Russian government analysts believe that the North Korean government is losing control, and that eventually North Korea will be absorbed into South Korea. But while Russia favors a united Korea, China does not, and wants to maintain a dictatorship in the north, perhaps one sponsored by China.
The UN continues to have problems raising money for emergency food aid for North Korea. Less than a quarter of the amount needed has been raised. Potential donors will not give because they believe the North Korean government will steal most of the aid. The UN cannot officially admit that, and continues going through the motions of calling for food aid donations. UN staff is allowed to monitor hunger in North Korea, and currently estimate that over a quarter of the population is starving.
November 1, 2011: Off South Korea's west coast, close to the North Korean border, a boat carrying 21 North Koreans was found drifting. The North Korean refugees promptly asked the South Korean sailors for asylum. Such escapes are desperate measures, for if you get caught, the punishment is a labor camp for the adults and orphanage for the children. There is little food in either place, and an early death is common.
October 28, 2011: Senior leaders in the South Korean military have publicly gone on record promising a strong response to any more North Korean attacks. This is in reaction to public anger over last year's attacks. South Korean generals and admirals believe that the North Korean military has deteriorated to the point where they can only make small attacks, like they did last year, but not follow up with much. The southerners believe their forces could strike back much harder, and that the north would not be able to get a meaningful invasion of the south going.
October 27, 2011: The U.S. Secretary of Defense visited South Korea and reiterated American promises to supply a "nuclear umbrella" for the south. This means that American nukes would hit the north if North Korea used nuclear weapons against the south. This message was meant for the northern leaders as well. For decades, the northern leadership has responded by building very deep bunkers, to protect them, and many key North Korean officials, from nuclear attack.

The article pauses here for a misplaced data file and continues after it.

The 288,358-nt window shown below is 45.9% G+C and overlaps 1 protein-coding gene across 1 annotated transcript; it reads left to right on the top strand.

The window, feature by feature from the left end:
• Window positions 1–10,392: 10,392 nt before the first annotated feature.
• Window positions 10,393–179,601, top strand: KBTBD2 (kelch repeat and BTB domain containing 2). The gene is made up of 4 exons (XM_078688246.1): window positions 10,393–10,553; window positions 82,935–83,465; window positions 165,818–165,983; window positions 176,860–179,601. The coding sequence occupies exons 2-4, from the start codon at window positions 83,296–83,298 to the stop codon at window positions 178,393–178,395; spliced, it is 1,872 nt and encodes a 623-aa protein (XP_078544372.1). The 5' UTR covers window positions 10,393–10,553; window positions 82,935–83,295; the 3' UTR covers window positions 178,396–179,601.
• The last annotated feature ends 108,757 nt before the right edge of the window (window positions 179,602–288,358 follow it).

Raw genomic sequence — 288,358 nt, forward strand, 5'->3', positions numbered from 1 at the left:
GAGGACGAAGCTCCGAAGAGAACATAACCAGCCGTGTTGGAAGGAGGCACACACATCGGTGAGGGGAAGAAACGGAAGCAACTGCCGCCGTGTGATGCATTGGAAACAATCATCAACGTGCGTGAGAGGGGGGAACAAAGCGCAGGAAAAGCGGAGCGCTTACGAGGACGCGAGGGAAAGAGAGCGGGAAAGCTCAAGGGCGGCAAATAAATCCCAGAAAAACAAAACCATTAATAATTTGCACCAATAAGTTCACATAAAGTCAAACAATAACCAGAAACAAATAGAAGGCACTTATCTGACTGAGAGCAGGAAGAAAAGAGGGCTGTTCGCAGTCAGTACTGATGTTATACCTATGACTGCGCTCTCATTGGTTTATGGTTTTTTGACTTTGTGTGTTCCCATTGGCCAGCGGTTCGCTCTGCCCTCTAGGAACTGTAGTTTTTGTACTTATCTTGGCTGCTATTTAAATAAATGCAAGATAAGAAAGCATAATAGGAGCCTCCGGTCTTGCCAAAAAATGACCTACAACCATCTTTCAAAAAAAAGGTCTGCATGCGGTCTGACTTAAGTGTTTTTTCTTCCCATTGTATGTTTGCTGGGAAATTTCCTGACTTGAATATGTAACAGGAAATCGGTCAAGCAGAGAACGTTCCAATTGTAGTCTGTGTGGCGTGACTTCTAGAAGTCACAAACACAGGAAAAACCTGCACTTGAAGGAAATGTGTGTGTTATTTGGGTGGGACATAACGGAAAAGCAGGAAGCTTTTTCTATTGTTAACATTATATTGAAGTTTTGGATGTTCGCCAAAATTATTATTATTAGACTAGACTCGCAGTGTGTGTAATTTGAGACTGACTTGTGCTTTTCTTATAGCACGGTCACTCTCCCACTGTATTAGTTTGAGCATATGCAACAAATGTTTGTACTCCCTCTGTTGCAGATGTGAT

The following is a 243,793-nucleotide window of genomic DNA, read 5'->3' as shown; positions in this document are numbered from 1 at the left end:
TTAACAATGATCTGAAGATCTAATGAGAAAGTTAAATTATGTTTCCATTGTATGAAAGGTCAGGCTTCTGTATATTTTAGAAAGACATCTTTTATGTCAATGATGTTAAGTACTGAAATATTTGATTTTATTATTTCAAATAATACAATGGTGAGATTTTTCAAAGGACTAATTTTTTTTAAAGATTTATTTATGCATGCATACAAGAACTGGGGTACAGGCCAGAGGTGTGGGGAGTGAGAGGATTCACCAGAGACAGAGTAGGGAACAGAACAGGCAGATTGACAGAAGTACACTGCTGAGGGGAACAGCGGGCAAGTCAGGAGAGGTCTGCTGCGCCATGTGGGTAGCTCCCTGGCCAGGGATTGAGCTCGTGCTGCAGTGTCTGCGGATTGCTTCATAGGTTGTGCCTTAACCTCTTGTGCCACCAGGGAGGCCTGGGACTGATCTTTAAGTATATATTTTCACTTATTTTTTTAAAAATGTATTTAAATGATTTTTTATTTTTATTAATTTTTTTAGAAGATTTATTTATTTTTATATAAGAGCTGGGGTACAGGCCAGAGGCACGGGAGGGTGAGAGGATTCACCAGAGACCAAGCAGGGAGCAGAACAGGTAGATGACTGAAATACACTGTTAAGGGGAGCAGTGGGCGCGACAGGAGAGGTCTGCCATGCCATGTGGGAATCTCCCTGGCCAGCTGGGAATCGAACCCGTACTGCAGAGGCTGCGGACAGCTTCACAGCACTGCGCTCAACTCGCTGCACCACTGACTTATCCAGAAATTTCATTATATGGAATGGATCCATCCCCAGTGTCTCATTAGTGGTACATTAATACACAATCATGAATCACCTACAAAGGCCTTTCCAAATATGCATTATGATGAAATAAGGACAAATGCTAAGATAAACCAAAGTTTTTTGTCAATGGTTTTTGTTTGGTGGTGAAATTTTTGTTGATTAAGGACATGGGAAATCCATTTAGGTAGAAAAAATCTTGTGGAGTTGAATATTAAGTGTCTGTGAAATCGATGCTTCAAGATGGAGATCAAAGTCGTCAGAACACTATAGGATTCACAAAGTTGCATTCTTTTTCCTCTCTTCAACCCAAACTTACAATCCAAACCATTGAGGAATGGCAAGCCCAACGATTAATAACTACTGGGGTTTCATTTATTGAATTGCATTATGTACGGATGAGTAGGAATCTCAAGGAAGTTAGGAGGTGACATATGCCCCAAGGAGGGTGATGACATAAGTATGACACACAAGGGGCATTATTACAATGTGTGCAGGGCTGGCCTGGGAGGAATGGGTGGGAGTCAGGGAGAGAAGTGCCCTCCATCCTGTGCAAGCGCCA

October 26, 2011: News of the death of Libyan dictator Moamar Kaddafi, sent North Korean leaders rushing to visit the headquarters of their bodyguard unit (the "Escort Bureau"). Kim Jong Il and his son Kim Jong Un went, along with other senior leaders. The Escort Bureau not only guards the senior leadership, but can also be used to put down popular uprisings. Kaddafi has long been a valued ally and customer (of weapons technology and cheap labor). North Korean media has been silent on this year's uprisings in the Arab world. But North Korean secret police report that the news has gotten through. In response to that, last June the North Korean government openly ordered hundreds of North Korean workers in Libya to stay where they are. While other nations went to great lengths to get their citizens out of Libya, North Korea told its people to hunker down and fend for themselves. The North Korean government did not want people coming back with tales of how a popular uprising overthrew a hated dictatorship.
October 21, 2011: North Korea has agreed to allow the U.S. to resume the search for the remains of American troops, from the Korean War (1950-53) in North Korea. This gesture indicates the North Koreans want to talk again. North Korea broke off these American searches six years ago, when the north was not in such desperate need of food and fuel.